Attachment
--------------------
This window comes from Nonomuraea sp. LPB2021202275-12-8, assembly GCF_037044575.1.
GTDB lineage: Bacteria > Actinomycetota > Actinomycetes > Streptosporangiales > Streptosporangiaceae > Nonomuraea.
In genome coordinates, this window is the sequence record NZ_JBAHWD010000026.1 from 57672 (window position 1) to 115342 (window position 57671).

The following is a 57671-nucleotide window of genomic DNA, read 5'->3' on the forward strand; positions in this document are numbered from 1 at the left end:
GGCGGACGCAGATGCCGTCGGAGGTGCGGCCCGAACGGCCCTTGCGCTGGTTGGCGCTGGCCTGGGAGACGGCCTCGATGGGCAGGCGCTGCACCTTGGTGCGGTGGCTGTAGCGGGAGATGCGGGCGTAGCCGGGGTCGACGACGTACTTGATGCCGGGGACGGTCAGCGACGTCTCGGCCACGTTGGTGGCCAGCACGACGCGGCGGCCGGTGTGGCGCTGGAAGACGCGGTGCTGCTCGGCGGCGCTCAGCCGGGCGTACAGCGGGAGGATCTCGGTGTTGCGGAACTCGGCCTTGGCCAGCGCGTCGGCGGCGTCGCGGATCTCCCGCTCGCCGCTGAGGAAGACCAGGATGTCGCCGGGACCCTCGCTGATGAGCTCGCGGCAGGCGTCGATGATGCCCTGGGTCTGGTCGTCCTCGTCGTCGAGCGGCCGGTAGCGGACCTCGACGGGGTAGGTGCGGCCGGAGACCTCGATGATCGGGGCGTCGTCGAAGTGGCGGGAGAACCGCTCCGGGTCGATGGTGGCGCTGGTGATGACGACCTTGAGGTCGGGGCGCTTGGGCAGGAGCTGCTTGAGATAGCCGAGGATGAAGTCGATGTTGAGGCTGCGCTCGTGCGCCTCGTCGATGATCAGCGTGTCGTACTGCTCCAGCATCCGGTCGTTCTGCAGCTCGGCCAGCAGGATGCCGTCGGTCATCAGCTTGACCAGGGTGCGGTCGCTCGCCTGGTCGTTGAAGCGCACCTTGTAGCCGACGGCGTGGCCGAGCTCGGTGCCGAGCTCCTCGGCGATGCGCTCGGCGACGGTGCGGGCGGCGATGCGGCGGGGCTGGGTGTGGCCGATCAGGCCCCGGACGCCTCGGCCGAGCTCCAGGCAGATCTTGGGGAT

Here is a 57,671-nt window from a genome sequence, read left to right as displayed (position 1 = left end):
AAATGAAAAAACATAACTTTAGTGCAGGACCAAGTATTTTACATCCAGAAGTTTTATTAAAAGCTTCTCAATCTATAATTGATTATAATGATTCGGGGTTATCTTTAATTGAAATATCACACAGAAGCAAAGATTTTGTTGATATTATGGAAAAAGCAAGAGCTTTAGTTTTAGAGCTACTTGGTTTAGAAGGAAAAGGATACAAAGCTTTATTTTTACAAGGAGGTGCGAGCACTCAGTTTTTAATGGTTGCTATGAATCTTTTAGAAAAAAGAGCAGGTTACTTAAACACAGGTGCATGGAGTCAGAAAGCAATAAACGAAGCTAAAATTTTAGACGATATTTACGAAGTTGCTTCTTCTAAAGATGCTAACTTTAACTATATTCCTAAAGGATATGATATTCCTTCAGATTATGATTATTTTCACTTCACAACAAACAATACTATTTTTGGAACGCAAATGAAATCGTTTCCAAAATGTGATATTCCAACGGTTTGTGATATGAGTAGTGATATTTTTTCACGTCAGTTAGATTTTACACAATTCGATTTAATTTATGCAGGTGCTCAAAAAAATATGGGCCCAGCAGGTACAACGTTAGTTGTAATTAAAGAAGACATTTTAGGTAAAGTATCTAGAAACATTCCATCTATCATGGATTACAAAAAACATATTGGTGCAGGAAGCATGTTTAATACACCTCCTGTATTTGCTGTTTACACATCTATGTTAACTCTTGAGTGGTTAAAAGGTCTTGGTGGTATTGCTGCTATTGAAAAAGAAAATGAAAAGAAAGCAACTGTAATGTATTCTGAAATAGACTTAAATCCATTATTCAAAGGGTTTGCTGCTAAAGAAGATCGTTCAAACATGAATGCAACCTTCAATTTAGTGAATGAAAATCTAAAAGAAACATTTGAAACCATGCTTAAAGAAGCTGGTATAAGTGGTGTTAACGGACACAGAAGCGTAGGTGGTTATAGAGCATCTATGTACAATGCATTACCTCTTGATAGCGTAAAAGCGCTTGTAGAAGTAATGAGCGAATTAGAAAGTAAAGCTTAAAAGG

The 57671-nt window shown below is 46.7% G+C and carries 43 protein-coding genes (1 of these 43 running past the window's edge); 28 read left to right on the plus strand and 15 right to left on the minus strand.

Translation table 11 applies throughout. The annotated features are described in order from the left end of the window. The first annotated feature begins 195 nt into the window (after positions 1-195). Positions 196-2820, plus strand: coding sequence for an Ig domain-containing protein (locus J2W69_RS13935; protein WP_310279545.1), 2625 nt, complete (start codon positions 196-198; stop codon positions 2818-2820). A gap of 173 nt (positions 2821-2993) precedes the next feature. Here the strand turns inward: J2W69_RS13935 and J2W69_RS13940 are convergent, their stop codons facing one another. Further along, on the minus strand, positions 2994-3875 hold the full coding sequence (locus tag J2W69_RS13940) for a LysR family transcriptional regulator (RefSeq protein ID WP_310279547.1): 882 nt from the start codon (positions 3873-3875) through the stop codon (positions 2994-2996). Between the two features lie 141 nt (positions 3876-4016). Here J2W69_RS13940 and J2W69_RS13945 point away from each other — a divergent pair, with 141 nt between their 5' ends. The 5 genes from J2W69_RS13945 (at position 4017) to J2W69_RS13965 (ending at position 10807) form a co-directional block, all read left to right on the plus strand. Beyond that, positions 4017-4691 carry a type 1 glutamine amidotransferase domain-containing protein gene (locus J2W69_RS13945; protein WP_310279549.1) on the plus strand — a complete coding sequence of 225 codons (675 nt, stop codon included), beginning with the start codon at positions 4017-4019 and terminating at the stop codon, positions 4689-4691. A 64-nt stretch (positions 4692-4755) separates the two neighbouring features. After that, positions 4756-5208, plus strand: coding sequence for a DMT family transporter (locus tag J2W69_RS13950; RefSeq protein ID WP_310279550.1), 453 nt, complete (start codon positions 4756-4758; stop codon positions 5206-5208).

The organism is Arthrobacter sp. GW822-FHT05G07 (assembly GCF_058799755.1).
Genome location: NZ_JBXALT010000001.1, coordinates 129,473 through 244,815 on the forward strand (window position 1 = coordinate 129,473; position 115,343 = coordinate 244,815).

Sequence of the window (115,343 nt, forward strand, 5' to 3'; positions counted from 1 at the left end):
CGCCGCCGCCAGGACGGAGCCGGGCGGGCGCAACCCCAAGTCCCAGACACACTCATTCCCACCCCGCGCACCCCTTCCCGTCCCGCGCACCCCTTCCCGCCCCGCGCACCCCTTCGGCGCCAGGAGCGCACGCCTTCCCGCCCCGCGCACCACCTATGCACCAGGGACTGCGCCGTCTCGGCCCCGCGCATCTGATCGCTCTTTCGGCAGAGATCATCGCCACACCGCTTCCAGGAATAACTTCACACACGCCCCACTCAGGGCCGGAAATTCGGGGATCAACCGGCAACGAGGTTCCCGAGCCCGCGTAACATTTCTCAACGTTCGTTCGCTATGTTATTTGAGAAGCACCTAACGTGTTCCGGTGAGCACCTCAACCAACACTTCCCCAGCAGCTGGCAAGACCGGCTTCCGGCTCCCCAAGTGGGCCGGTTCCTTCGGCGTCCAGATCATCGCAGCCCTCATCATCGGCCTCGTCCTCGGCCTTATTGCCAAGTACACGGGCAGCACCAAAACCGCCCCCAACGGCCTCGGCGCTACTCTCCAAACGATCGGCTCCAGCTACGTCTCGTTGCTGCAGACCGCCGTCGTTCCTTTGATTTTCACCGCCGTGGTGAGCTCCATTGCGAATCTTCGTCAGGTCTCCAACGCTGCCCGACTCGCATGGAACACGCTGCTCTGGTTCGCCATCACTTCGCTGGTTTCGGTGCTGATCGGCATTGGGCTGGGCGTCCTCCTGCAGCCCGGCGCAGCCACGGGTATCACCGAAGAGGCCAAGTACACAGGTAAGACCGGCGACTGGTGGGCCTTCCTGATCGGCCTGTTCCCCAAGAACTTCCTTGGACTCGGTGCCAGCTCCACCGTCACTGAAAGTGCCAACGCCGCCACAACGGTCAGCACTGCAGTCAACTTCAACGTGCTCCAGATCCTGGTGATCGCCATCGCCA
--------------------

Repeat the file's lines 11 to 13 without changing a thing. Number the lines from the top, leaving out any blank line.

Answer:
Genome location: NZ_JBXALT010000001.1, coordinates 129,473 through 244,815 on the forward strand (window position 1 = coordinate 129,473; position 115,343 = coordinate 244,815).

Sequence of the window (115,343 nt, forward strand, 5' to 3'; positions counted from 1 at the left end):
CGCCGCCGCCAGGACGGAGCCGGGCGGGCGCAACCCCAAGTCCCAGACACACTCATTCCCACCCCGCGCACCCCTTCCCGTCCCGCGCACCCCTTCCCGCCCCGCGCACCCCTTCGGCGCCAGGAGCGCACGCCTTCCCGCCCCGCGCACCACCTATGCACCAGGGACTGCGCCGTCTCGGCCCCGCGCATCTGATCGCTCTTTCGGCAGAGATCATCGCCACACCGCTTCCAGGAATAACTTCACACACGCCCCACTCAGGGCCGGAAATTCGGGGATCAACCGGCAACGAGGTTCCCGAGCCCGCGTAACATTTCTCAACGTTCGTTCGCTATGTTATTTGAGAAGCACCTAACGTGTTCCGGTGAGCACCTCAACCAACACTTCCCCAGCAGCTGGCAAGACCGGCTTCCGGCTCCCCAAGTGGGCCGGTTCCTTCGGCGTCCAGATCATCGCAGCCCTCATCATCGGCCTCGTCCTCGGCCTTATTGCCAAGTACACGGGCAGCACCAAAACCGCCCCCAACGGCCTCGGCGCTACTCTCCAAACGATCGGCTCCAGCTACGTCTCGTTGCTGCAGACCGCCGTCGTTCCTTTGATTTTCACCGCCGTGGTGAGCTCCATTGCGAATCTTCGTCAGGTCTCCAACGCTGCCCGACTCGCATGGAACACGCTGCTCTGGTTCGCCATCACTTCGCTGGTTTCGGTGCTGATCGGCATTGGGCTGGGCGTCCTCCTGCAGCCCGGCGCAGCCACGGGTATCACCGAAGAGGCCAAGTACACAGGTAAGACCGGCGACTGGTGGGCCTTCCTGATCGGCCTGTTCCCCAAGAACTTCCTTGGACTCGGTGCCAGCTCCACCGTCACTGAAAGTGCCAACGCCGCCACAACGGTCAGCACTGCAGTCAACTTCAACGTGCTCCAGATCCTGGTGATCGCCATCGCCA